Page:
The son of an executed war criminal resurfaced near his Dhanmondi residence around 3am on Thursday, seven months after he was picked up by unidentified men from the main gate of the Chief Metropolitan Magistrate Court in Dhaka on August 3, 2016.
But Hummam Quader Chowdhury, the son of executed war criminal Salauddin Quader Chowdhury, cannot remember where he had been for the past seven months, family members claimed yesterday.
Salauddin’s younger brother, Giash Uddin Quader Chowdhury, told the Dhaka Tribune that the past whereabouts of his nephew Hummam had remained a mystery.
“He did not recognise the people who dropped him off. He can only remember being dropped near his home from a microbus,” he said.
“Hummam is mentally and physically unwell. He needs rest and will not be able to talk to anyone for the time being.”
His family earlier claimed that law enforcers in plainclothes had picked him up.
At that time, Hummam’s personal secretary Minhaj Uddin Chowdhury Shibli then said that Hummam had been in a white Nissan car when three to four people claiming to be DB members stopped the vehicle and picked him up. They were told that Hummam had been picked up in connection to a case.
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Salauddin Quader was hanged at the Dhaka Central Jail on November 22 last year. He was convicted on October 1, 2013 by the International Crimes Tribunal for committing genocide in Chittagong’s Raozan area during the 1971 Liberation War.
In September last year, Hummam and Salauddin’s wife Farhat Quader Chowdhury were acquitted of the charge of leaking the draft verdict in Salauddin's war crimes case. Four others including Salauddin’s manager Mahbubul Ahsan were handed down seven year imprisonment and fined Tk10,000 each in the case.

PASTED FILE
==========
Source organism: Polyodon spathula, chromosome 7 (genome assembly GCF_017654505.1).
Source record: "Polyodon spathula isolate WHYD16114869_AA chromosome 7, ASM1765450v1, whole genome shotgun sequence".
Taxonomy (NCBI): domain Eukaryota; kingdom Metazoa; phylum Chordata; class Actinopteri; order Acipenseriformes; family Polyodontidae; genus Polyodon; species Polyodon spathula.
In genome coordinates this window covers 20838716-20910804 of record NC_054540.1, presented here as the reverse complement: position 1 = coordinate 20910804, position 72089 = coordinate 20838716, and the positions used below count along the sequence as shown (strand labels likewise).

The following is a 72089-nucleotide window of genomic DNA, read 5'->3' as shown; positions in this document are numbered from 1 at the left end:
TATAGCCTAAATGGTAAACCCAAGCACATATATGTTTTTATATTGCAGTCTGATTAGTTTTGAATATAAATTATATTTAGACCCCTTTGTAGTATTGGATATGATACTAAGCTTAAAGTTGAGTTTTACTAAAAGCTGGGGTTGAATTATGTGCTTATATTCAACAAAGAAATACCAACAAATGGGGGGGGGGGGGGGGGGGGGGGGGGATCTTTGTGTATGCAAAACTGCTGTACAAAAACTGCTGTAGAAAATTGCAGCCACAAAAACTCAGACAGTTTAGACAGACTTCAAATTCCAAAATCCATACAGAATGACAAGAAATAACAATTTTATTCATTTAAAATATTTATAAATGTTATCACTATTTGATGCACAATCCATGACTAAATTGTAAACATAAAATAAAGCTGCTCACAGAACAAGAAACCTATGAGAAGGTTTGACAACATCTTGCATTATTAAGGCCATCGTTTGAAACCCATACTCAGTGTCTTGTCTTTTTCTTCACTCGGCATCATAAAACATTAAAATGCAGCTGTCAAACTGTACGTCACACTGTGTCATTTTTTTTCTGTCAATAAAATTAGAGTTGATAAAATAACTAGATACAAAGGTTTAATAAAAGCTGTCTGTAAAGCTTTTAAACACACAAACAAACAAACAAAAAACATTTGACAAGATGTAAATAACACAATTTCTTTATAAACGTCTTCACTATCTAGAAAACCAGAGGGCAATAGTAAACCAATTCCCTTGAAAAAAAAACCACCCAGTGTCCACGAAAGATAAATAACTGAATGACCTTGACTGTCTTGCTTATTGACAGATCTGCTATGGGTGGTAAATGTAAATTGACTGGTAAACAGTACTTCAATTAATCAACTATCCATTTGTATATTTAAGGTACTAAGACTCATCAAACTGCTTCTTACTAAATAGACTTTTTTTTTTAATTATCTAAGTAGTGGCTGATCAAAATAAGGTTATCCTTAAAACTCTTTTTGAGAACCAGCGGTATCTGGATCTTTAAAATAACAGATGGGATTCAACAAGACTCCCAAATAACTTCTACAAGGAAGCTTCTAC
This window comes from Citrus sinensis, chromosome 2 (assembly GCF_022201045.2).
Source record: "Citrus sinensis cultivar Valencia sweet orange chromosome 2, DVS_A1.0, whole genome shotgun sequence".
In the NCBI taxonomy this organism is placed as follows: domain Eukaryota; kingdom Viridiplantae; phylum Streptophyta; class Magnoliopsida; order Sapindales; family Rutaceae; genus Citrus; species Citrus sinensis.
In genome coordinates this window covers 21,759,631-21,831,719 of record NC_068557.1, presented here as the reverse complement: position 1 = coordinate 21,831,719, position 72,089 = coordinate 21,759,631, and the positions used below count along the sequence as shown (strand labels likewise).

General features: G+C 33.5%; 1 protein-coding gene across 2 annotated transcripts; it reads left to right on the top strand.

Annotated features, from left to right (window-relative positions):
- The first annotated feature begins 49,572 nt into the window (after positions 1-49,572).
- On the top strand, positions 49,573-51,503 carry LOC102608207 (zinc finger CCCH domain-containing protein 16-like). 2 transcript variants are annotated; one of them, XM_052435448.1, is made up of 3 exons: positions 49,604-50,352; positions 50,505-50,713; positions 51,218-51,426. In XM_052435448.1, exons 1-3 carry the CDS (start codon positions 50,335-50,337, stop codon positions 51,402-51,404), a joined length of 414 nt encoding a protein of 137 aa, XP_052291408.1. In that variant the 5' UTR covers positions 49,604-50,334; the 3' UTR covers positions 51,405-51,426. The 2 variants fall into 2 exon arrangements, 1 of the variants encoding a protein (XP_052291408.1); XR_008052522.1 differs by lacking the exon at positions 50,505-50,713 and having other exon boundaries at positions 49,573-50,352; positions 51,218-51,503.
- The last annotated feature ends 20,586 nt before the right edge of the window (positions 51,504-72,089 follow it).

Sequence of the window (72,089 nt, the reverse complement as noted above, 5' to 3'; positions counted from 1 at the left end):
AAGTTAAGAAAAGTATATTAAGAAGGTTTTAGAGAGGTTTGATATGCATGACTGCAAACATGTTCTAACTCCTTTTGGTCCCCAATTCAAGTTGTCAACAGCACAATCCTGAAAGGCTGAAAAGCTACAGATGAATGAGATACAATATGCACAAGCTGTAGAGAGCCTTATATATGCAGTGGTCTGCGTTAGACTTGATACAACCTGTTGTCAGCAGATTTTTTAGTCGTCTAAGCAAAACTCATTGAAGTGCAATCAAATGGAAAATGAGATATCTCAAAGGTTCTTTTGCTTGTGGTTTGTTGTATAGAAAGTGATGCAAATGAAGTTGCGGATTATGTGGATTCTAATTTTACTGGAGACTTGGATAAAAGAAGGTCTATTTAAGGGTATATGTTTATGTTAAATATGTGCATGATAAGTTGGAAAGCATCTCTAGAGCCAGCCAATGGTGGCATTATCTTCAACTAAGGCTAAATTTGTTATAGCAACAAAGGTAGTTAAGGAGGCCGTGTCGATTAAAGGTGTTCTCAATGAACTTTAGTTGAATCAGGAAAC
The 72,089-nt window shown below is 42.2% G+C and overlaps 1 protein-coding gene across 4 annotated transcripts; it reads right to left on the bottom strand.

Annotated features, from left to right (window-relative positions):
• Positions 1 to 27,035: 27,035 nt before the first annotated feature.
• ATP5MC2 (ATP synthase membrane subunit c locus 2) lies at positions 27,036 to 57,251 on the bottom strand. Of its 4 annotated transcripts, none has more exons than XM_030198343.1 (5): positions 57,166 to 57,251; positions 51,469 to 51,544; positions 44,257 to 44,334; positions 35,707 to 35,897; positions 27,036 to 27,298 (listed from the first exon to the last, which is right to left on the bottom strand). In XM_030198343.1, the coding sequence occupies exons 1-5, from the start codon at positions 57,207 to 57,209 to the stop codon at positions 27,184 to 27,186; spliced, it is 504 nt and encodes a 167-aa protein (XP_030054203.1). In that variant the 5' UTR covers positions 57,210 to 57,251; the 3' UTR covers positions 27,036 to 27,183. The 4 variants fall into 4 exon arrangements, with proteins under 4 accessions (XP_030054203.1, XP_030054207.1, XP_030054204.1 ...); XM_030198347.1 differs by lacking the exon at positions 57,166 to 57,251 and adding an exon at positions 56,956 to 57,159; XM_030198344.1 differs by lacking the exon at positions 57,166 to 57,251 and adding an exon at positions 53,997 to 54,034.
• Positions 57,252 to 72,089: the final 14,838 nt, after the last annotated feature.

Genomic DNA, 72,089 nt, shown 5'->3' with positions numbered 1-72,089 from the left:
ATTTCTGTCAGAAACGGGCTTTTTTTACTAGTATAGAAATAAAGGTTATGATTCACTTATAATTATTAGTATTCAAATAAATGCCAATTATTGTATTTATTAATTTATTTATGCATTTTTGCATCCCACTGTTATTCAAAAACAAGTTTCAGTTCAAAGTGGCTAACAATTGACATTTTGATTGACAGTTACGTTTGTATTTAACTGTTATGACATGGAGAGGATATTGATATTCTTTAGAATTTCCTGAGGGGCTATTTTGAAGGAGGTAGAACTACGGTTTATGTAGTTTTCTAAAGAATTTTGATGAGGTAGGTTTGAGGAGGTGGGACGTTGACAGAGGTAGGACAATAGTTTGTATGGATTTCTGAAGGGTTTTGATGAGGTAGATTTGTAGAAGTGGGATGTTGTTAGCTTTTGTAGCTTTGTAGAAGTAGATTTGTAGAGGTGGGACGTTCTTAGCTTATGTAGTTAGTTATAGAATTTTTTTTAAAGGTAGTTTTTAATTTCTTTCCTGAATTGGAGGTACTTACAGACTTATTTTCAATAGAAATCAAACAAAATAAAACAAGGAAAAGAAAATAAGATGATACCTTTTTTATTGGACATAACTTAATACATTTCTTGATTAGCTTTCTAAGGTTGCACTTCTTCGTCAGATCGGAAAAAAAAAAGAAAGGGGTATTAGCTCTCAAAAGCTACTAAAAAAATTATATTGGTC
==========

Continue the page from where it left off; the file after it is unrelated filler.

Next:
Hummam was earlier arrested in September 2015 in a case filed over attempted murder.
Meanwhile, New York-based Human Rights Watch and London-based Amnesty International in a joint statement yesterday said that the release of Hummam was “a step forward,” and demanded that the authorities immediately reveal the fate and whereabouts of two other
The two others are Mir Ahmad Bin Quasem, son of executed war criminal Mir Quasem Ali, and Brig Gen (dismissed) Abdullahil Amaan Azmi, son of razakar kingpin Ghulam Azam who died while serving prison terms after his conviction.
The statement says that the duo were picked up in August 2016 in separate incidents. “They should either be charged or released without delay.
Brad Adams, Asia director at HRW, alleged that the duo had been picked up in front of relatives and other eyewitnesses and “there is little room for denial that security forces were involved in their enforced disappearances.”
Biraj Patnaik, South Asia director at Amnesty International, said: “The Bangladeshi authorities need to put an end to this criminal practice immediately. They should bring those suspected of criminal responsibility to justice in fair trials without recourse to the death penalty.”